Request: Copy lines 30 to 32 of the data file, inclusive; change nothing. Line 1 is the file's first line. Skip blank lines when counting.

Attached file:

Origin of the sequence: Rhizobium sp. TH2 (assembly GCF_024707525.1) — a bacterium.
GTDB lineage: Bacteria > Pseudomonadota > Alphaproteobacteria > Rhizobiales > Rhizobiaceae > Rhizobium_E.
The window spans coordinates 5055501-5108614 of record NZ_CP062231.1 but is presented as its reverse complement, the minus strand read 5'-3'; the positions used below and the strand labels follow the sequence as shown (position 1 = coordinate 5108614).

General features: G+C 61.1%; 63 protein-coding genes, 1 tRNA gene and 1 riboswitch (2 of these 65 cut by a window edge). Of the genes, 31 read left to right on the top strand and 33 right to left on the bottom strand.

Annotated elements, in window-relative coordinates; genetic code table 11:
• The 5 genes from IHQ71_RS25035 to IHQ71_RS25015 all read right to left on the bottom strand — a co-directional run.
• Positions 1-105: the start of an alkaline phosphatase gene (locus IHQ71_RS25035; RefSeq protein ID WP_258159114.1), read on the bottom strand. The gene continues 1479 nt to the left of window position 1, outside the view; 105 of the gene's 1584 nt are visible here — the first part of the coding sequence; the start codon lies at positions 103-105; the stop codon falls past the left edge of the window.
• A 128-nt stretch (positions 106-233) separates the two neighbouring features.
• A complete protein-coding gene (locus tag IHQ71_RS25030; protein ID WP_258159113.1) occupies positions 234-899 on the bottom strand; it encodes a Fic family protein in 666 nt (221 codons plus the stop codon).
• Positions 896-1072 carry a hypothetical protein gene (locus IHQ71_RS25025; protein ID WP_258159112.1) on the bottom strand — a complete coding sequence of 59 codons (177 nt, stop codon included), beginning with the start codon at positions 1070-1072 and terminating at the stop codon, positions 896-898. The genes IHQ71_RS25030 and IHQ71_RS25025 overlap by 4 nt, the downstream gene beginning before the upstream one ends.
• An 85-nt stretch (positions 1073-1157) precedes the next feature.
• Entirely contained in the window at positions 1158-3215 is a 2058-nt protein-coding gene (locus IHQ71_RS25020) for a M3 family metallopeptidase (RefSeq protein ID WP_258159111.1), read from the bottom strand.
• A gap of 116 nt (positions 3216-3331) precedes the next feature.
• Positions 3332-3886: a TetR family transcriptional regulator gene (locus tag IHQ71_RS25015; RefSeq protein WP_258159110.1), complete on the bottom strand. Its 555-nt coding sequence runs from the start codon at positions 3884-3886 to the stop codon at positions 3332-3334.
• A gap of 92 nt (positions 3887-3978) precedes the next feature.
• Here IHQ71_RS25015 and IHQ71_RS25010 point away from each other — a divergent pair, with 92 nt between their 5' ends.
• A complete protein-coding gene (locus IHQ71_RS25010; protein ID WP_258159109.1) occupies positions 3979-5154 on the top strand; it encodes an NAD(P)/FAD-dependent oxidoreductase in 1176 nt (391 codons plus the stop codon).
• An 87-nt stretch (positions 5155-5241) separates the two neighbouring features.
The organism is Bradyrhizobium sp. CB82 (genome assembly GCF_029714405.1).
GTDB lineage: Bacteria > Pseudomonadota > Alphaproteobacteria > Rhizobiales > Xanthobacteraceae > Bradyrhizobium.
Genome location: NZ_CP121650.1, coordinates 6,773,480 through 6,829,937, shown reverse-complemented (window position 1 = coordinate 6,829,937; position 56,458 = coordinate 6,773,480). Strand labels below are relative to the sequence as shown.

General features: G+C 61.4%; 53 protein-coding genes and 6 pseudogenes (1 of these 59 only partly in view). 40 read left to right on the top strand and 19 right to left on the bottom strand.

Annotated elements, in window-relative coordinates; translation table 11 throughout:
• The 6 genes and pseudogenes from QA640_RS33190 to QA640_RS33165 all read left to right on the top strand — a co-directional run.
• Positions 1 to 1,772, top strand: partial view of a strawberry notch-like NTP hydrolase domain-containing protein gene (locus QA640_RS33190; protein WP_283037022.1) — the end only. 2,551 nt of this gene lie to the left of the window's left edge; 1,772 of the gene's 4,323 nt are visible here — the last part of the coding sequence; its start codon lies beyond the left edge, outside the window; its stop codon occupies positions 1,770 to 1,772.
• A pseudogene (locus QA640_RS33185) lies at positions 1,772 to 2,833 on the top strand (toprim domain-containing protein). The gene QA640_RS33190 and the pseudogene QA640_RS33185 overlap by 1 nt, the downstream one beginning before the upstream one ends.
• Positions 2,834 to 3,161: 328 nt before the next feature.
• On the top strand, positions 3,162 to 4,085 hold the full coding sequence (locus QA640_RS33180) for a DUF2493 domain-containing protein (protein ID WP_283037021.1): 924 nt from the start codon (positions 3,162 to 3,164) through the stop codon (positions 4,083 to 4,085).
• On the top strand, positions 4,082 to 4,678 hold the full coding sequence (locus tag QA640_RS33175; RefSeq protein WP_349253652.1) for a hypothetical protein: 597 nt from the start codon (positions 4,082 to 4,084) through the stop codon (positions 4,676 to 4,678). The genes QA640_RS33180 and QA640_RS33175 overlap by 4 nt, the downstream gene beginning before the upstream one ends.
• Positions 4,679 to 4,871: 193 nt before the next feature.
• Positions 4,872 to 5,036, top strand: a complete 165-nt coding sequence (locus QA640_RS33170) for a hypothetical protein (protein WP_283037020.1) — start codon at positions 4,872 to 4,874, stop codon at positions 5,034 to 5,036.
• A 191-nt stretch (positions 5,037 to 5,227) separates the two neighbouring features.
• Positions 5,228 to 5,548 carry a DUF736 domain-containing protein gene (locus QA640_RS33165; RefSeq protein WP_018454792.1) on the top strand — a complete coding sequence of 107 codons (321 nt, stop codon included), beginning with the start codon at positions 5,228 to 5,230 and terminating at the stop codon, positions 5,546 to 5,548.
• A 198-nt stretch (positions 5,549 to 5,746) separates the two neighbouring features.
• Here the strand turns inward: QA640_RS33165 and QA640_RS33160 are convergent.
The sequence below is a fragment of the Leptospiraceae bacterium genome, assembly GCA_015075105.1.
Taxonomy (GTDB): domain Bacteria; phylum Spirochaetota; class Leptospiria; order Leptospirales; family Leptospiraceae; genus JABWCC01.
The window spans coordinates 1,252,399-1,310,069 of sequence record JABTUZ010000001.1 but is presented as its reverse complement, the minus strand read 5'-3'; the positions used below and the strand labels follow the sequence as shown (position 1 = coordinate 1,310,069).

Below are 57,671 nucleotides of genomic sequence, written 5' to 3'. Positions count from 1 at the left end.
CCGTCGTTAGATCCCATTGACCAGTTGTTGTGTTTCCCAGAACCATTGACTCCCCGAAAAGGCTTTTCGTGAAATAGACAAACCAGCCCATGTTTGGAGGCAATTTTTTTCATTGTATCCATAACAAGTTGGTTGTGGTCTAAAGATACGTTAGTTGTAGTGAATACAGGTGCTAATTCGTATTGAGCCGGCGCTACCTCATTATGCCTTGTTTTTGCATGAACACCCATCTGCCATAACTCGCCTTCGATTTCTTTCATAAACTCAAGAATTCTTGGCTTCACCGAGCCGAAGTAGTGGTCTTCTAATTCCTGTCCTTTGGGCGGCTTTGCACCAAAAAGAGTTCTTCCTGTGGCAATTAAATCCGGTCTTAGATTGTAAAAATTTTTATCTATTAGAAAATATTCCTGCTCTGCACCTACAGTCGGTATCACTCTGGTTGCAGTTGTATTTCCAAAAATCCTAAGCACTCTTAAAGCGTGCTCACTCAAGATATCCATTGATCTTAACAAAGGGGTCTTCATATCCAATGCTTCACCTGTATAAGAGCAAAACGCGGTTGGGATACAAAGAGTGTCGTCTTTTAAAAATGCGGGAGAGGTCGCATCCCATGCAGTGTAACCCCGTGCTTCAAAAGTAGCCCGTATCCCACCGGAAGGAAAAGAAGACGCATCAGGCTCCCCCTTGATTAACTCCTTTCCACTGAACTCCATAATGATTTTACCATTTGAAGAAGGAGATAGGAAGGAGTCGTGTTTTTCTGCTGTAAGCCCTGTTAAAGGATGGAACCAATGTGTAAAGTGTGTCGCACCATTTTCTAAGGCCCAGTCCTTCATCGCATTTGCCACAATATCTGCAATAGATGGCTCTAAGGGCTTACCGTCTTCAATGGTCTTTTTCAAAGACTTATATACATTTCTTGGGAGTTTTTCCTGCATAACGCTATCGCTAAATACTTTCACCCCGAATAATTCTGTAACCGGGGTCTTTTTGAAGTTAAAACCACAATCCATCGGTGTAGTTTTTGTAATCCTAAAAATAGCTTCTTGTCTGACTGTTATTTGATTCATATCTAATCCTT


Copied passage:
• Positions 4,679 to 4,871: 193 nt before the next feature.
• Positions 4,872 to 5,036, top strand: a complete 165-nt coding sequence (locus QA640_RS33170) for a hypothetical protein (protein WP_283037020.1) — start codon at positions 4,872 to 4,874, stop codon at positions 5,034 to 5,036.
• A 191-nt stretch (positions 5,037 to 5,227) separates the two neighbouring features.